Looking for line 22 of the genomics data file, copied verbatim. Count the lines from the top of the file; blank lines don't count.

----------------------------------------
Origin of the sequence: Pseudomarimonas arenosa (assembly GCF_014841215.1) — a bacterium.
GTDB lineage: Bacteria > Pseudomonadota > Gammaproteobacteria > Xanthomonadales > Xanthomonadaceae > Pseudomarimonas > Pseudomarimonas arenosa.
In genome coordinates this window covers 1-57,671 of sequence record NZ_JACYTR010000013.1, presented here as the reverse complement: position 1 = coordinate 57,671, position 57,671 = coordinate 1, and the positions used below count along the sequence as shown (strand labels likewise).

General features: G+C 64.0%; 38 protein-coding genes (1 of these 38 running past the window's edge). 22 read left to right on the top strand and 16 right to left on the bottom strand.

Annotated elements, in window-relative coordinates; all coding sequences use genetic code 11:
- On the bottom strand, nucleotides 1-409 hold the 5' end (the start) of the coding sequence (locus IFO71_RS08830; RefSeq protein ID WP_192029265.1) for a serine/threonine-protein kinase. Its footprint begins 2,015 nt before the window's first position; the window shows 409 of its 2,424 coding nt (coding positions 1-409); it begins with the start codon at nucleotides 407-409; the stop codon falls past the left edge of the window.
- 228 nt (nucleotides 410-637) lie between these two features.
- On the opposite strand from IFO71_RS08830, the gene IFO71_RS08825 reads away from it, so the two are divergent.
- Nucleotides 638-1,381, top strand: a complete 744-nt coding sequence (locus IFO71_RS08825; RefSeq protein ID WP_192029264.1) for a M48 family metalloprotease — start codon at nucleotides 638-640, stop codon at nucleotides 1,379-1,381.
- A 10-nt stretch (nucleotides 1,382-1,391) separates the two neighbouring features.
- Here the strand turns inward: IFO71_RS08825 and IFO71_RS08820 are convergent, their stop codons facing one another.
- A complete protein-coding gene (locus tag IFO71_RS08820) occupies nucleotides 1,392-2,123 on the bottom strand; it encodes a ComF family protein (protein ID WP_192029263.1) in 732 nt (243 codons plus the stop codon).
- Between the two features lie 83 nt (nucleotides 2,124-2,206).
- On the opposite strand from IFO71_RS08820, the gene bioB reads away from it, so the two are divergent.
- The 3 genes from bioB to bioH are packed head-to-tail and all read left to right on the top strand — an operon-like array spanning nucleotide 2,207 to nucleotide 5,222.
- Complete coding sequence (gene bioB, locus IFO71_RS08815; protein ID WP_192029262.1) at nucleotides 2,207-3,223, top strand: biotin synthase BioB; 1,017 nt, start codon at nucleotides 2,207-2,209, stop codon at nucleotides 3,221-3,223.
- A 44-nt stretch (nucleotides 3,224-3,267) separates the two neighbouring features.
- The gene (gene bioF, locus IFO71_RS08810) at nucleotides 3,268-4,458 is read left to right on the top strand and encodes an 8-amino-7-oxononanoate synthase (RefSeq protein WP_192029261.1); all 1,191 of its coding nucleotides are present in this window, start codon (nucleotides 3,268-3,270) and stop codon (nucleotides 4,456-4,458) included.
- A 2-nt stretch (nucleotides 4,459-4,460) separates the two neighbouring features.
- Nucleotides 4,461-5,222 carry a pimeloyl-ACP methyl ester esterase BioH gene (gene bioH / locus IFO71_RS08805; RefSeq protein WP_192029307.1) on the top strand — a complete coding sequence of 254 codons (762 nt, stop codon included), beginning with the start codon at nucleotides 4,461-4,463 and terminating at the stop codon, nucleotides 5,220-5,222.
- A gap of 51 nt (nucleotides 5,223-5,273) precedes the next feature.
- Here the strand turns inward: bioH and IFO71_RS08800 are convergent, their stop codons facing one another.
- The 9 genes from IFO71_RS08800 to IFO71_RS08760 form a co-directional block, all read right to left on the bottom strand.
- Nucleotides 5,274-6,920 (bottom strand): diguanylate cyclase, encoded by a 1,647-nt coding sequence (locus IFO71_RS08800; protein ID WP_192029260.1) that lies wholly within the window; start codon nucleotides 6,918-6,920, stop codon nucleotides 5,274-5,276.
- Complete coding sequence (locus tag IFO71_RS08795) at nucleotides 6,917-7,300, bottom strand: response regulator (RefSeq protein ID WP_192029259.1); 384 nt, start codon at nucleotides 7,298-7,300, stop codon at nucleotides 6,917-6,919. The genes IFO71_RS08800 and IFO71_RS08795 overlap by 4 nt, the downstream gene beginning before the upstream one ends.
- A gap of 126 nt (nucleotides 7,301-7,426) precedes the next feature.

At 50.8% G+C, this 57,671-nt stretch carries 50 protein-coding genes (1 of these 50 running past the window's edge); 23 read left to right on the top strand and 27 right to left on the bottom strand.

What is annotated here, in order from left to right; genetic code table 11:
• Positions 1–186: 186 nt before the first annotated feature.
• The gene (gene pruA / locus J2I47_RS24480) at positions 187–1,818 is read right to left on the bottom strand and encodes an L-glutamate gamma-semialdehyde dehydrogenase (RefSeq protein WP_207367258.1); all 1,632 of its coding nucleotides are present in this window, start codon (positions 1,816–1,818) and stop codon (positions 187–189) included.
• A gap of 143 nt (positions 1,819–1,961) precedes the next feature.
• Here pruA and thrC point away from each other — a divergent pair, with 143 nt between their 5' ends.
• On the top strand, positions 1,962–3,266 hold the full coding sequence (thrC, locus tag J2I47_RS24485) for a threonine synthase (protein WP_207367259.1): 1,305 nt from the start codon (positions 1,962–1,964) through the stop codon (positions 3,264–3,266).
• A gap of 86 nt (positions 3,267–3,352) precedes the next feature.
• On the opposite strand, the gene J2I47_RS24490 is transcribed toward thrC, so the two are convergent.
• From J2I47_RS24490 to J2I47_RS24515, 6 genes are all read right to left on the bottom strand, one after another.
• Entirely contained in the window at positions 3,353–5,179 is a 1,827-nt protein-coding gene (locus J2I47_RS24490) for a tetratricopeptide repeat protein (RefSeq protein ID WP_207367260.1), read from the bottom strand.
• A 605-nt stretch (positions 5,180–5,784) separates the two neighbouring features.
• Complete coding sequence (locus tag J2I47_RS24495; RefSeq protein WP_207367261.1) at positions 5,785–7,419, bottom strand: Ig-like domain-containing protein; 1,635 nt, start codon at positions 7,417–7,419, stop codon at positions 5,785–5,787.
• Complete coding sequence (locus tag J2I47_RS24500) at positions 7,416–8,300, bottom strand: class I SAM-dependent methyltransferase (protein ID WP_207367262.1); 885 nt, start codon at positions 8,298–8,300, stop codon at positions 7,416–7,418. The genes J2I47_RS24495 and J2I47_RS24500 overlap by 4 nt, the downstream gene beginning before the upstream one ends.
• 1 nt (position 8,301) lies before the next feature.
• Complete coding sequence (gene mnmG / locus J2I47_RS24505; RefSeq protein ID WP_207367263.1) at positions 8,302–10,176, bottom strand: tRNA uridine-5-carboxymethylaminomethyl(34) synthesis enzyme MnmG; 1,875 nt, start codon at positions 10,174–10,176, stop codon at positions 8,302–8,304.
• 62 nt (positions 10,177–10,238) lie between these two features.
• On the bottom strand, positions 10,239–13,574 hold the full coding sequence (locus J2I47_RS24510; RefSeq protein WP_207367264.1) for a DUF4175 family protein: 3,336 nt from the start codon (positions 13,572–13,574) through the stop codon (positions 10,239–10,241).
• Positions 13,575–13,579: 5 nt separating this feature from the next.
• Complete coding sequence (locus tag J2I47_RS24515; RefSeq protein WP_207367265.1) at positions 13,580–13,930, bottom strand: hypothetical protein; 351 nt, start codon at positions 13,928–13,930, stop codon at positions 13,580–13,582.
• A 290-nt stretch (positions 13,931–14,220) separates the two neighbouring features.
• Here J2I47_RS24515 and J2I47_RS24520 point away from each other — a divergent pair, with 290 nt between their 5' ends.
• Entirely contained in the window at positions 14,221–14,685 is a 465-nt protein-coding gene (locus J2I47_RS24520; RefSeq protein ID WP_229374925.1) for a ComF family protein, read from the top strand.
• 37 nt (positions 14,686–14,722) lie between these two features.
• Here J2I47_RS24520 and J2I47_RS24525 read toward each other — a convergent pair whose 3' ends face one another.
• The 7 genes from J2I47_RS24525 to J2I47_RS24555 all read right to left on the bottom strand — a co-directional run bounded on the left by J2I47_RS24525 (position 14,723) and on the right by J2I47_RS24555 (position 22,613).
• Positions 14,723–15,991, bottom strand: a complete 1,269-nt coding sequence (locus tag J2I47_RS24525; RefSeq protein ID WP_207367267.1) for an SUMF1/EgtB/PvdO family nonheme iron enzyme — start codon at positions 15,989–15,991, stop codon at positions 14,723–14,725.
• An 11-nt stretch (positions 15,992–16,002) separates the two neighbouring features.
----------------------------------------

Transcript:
- Here the strand turns inward: bioH and IFO71_RS08800 are convergent, their stop codons facing one another.